Marijuana advertising lawsuit: State should treat pot more like alcohol, Westword attorney says

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Earlier this week, Westword and High Times magazine filed a lawsuit against the State of Colorado in regard to regulations that restrict recreational marijuana advertising to publications that are deemed "adult" by a state-mandated formula. Attorney Steve Suskin, who represents Westword on behalf of the paper's parent company, Voice Media Group, says the complaint was filed because the state's current rules could violate the First Amendment. Meanwhile, the paper's publisher emphasizes that when it comes to such ads, Westword is very much open for business.

"We are 100 percent confident of the legality of where we are in terms of taking this business," says Scott Tobias, who is also the CEO of Voice Media Group, a company that owns publications in Los Angeles, New York and other major U.S. cities in addition to Denver. "From the very start of Amendment 64, we committed ourselves to being a reference point to the medical marijuana community, and now the retail marijuana community. We remain committed to strong partnerships and support of these businesses."

As for the lawsuit, it was assembled by attorney David Lane, who last year represented High Times in a successful challenge to a law that essentially treated marijuana magazines like porn. We've included the entire document below, along with a motion for a preliminary injunction and supporting brief. But in general, the complaint attacks Colorado rules stating that television and radio stations, print publications and more can only accept such ads if they can prove their audience is overwhelmingly adult.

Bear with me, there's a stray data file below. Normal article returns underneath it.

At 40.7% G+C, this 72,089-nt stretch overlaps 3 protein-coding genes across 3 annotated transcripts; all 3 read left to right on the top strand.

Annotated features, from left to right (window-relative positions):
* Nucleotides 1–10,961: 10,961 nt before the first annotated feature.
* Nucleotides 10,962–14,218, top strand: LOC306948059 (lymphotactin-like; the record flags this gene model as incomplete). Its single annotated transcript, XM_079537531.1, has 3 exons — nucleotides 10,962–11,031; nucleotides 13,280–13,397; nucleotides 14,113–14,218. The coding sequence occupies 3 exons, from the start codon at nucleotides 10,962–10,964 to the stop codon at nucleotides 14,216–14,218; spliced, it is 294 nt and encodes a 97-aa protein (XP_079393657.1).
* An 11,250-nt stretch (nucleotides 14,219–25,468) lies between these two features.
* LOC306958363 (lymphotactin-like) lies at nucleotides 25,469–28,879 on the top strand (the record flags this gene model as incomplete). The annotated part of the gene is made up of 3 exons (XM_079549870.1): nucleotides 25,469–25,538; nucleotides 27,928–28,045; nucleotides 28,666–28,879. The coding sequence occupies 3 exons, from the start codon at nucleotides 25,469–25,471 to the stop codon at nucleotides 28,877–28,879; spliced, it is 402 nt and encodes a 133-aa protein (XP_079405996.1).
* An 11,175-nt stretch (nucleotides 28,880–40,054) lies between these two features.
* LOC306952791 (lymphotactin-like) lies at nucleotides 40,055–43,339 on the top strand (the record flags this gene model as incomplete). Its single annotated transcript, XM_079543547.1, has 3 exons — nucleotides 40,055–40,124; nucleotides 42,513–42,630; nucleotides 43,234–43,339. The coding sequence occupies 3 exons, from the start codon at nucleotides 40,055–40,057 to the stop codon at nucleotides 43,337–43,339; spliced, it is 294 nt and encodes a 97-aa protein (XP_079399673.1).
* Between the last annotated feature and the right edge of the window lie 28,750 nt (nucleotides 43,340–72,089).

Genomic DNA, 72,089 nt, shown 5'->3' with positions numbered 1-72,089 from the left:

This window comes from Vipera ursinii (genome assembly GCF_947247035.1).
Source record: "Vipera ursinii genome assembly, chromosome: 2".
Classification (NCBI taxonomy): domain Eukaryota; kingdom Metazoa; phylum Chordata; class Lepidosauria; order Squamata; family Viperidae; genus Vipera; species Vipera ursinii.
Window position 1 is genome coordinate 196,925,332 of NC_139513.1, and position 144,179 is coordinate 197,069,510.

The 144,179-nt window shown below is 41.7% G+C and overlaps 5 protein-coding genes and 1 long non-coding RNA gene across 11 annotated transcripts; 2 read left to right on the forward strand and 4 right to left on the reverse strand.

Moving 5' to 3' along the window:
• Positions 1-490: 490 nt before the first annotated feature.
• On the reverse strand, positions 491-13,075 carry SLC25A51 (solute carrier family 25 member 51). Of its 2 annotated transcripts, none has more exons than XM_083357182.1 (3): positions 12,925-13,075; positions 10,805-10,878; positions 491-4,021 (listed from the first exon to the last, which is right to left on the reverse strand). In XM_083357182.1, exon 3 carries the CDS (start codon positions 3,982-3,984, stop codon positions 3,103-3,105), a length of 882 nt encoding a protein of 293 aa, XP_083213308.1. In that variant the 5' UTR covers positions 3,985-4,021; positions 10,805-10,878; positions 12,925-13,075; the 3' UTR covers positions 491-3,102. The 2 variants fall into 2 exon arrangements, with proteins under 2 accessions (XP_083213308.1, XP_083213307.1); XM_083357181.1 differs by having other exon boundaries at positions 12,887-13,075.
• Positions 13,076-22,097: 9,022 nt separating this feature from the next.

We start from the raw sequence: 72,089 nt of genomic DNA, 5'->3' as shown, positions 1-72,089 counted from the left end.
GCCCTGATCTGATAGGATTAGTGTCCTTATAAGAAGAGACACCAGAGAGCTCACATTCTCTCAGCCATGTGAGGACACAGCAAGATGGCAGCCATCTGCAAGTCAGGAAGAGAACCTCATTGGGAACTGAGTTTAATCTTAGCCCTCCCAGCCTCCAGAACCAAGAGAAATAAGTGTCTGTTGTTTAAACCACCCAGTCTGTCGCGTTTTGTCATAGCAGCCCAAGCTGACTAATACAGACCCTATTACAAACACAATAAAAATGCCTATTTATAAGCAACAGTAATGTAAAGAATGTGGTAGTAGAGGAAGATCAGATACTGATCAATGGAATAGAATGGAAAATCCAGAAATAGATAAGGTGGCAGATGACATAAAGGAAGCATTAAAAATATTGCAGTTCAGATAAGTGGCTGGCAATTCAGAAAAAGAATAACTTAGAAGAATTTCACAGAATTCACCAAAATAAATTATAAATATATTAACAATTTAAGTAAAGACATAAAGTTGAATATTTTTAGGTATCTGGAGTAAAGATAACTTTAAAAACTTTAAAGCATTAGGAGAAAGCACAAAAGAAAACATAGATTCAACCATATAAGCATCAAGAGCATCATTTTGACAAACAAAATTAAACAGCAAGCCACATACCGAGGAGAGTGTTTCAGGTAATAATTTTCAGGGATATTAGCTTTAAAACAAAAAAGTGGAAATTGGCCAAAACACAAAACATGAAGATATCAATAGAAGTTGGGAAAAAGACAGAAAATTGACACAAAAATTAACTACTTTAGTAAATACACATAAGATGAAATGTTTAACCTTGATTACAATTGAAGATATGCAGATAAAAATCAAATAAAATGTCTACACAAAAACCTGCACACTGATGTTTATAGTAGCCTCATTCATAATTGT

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Attorney David Lane.
Here's the language in regard to print businesses: "A Retail Marijuana Establishment shall not engage in Advertising in a print publication unless the Retail Marijuana Establishment has reliable evidence that no more than 30 percent of the publication's readership is reasonably expected to be under the age of 21."

The suit argues that restrictions such as the 30 percent designation, which is also applied to other media outlets, "irrationally single out Retail Marijuana Establishments for more stringent advertising restrictions than those regulating the alcohol industry although the Colorado Constitution calls for the regulation of marijuana 'in a manner similar to alcohol.'" The document also maintains that "defendants have not and cannot produce sufficient evidence to demonstrate that any of its heavy-handed restrictions at issue directly advance any arguably substantial government interest(s)."

As such, the suit contends that specified edicts in the Colorado Retail Marijuana Code "violate the First Amendment because they regulate lawful and non-misleading commercial speech concerning Retail Marijuana Establishments."

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A High Times magazine cover.
According to Westword attorney Suskin, the decision to join the suit "is really more a matter of principle than it is a burning need to have a change in the law in order to continue serving the marijuana industry in our advertising function.

"The law is set up on the broad concept, at least as it relates to marketing and advertising, that none of these messages reach children," he continues. "I suppose that's the state's altruistic goal, and frankly, the demographics for Westword probably meet the strict criteria in terms of the percentage of readers who are over the age of 21. But we thought it was important that it be clear the regulations that have been promulgated by the state are in conflict with Westword's First Amendment rights in terms of free speech.

"That's really what the complaint and the motion for preliminary injunction are all about. It's important that we not create a precedent or go down a slippery slope, where commercial speech restrictions are enacted that violate Colorado citizens' First Amendment rights."

Continue for more about the marijuana advertising lawsuit, including two documents.


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